Teaching emotions can be extremely challenging and confusing for children with autism. This does not mean that they are insensitive to the emotions of others! Their brains simply process information in a different way, which requires more instruction and prompting when it comes to emotions. Since this is an area of difficulty for many children with autism spectrum disorder (ASD), there are many strategies in applied behavior analysis therapy (ABA therapy) to build these skills.
Many children with autism experience delays in both expressive and receptive language, making it difficult (to say the least) to express how they are feeling and what they are thinking. That inability to communicate with others can be extremely frustrating! To help build these skills, an ABA therapist may work with the child to build their speech and language skills. During the time when children are still building these skills, visual supports may be a great way for children to show others how they are feeling. For example, they might have a ‘feelings’ or ‘emotions’ chart with images to represent how they are feeling (e.g. happy, disappointed, or frustrated).
Children on the autism spectrum also have trouble with detecting emotions of other people. To repeat, this does not mean that they are insensitive or lack empathy! Autism spectrum disorder makes it more difficult for children to interpret nonverbal cues that indicate emotions and feelings, such as body language or facial expressions. For instance, unless a person explicitly states, “I am feeling sad today,” a child with autism may not recognize that their low energy and grim expression signals that the person is experiencing sadness.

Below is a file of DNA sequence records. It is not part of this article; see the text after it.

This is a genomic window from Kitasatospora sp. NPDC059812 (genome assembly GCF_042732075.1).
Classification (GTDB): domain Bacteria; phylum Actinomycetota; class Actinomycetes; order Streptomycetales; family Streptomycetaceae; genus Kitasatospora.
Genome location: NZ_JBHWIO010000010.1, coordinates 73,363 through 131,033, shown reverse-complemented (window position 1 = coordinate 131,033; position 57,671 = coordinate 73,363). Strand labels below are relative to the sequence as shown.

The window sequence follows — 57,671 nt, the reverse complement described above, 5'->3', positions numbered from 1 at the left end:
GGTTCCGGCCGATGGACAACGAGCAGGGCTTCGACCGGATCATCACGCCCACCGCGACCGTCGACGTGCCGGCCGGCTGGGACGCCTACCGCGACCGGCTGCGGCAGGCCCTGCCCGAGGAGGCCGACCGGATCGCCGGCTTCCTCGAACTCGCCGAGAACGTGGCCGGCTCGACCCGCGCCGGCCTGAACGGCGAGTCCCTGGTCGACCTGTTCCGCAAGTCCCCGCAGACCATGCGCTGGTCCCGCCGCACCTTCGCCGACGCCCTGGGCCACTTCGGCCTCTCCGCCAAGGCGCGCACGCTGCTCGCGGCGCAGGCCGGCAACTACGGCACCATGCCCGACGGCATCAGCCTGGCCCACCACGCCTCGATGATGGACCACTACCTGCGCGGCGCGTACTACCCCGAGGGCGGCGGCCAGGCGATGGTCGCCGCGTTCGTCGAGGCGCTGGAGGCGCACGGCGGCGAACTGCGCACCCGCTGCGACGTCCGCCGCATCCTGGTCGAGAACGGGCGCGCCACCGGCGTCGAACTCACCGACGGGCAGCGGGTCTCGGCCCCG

Working on emotions in ABA therapy
An ABA therapist can help children on the spectrum to read emotions using a variety of strategies. This might include flashcards with visuals, social stories, or scripting. There are many different types of flashcards that show people expressing different emotions, so running through these cards can help children to identify emotions in other people. The therapist might also create social stories to coach the child on appropriate responses to the feelings of others in a social context. Another helpful method, scripting, can help children with autism to express their emotions in a social setting, such as school. For example, they can practice different phrases to use when they are feeling angry or frustrated, rather than expressing their emotions in a problematic way.
Every child processes information differently, so not every strategy will work perfectly for every child. It may be a process of trial and error to determine the strategy that works best for your kiddo!
Do you think your child could benefit from working on emotions in ABA therapy in Chicago?
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